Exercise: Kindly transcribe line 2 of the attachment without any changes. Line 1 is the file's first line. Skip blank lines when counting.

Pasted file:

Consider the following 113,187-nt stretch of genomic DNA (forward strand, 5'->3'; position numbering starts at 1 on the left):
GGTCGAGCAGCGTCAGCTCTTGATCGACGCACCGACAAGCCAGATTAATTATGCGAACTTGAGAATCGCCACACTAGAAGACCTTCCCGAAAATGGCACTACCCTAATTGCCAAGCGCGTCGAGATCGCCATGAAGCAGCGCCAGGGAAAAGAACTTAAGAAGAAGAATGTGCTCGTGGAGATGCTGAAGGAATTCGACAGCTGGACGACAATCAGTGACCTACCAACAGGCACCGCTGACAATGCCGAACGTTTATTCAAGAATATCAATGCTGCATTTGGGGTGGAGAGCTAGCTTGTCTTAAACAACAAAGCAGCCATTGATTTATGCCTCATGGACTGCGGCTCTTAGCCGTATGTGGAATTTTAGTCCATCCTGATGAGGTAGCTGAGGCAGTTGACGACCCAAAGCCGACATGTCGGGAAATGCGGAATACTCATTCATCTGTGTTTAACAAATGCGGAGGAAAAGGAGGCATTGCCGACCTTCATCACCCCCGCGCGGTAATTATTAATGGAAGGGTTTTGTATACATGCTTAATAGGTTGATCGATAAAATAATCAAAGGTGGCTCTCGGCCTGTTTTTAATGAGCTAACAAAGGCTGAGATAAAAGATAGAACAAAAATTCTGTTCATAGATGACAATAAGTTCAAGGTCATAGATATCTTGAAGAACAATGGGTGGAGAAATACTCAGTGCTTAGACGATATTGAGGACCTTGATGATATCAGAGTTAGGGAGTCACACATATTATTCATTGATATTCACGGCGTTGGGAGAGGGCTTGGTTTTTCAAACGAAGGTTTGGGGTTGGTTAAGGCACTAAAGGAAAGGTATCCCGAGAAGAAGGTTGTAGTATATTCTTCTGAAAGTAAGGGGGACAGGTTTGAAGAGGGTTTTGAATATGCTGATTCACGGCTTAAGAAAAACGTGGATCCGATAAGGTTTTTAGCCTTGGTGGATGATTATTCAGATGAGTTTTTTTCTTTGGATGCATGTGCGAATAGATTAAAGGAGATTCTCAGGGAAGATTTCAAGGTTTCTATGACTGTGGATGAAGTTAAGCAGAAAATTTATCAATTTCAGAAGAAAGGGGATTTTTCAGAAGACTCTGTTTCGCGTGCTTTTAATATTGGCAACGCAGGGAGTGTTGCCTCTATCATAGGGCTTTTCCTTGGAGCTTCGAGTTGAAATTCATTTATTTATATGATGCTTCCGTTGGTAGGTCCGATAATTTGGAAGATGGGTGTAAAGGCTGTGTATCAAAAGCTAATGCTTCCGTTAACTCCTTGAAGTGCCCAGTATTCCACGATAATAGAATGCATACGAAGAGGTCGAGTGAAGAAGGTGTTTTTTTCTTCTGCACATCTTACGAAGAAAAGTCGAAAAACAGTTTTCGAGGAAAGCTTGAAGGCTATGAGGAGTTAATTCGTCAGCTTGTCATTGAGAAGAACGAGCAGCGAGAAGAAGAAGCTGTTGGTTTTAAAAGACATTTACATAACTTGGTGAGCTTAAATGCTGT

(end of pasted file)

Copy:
GGTCGAGCAGCGTCAGCTCTTGATCGACGCACCGACAAGCCAGATTAATTATGCGAACTTGAGAATCGCCACACTAGAAGACCTTCCCGAAAATGGCACTACCCTAATTGCCAAGCGCGTCGAGATCGCCATGAAGCAGCGCCAGGGAAAAGAACTTAAGAAGAAGAATGTGCTCGTGGAGATGCTGAAGGAATTCGACAGCTGGACGACAATCAGTGACCTACCAACAGGCACCGCTGACAATGCCGAACGTTTATTCAAGAATATCAATGCTGCATTTGGGGTGGAGAGCTAGCTTGTCTTAAACAACAAAGCAGCCATTGATTTATGCCTCATGGACTGCGGCTCTTAGCCGTATGTGGAATTTTAGTCCATCCTGATGAGGTAGCTGAGGCAGTTGACGACCCAAAGCCGACATGTCGGGAAATGCGGAATACTCATTCATCTGTGTTTAACAAATGCGGAGGAAAAGGAGGCATTGCCGACCTTCATCACCCCCGCGCGGTAATTATTAATGGAAGGGTTTTGTATACATGCTTAATAGGTTGATCGATAAAATAATCAAAGGTGGCTCTCGGCCTGTTTTTAATGAGCTAACAAAGGCTGAGATAAAAGATAGAACAAAAATTCTGTTCATAGATGACAATAAGTTCAAGGTCATAGATATCTTGAAGAACAATGGGTGGAGAAATACTCAGTGCTTAGACGATATTGAGGACCTTGATGATATCAGAGTTAGGGAGTCACACATATTATTCATTGATATTCACGGCGTTGGGAGAGGGCTTGGTTTTTCAAACGAAGGTTTGGGGTTGGTTAAGGCACTAAAGGAAAGGTATCCCGAGAAGAAGGTTGTAGTATATTCTTCTGAAAGTAAGGGGGACAGGTTTGAAGAGGGTTTTGAATATGCTGATTCACGGCTTAAGAAAAACGTGGATCCGATAAGGTTTTTAGCCTTGGTGGATGATTATTCAGATGAGTTTTTTTCTTTGGATGCATGTGCGAATAGATTAAAGGAGATTCTCAGGGAAGATTTCAAGGTTTCTATGACTGTGGATGAAGTTAAGCAGAAAATTTATCAATTTCAGAAGAAAGGGGATTTTTCAGAAGACTCTGTTTCGCGTGCTTTTAATATTGGCAACGCAGGGAGTGTTGCCTCTATCATAGGGCTTTTCCTTGGAGCTTCGAGTTGAAATTCATTTATTTATATGATGCTTCCGTTGGTAGGTCCGATAATTTGGAAGATGGGTGTAAAGGCTGTGTATCAAAAGCTAATGCTTCCGTTAACTCCTTGAAGTGCCCAGTATTCCACGATAATAGAATGCATACGAAGAGGTCGAGTGAAGAAGGTGTTTTTTTCTTCTGCACATCTTACGAAGAAAAGTCGAAAAACAGTTTTCGAGGAAAGCTTGAAGGCTATGAGGAGTTAATTCGTCAGCTTGTCATTGAGAAGAACGAGCAGCGAGAAGAAGAAGCTGTTGGTTTTAAAAGACATTTACATAACTTGGTGAGCTTAAATGCTGT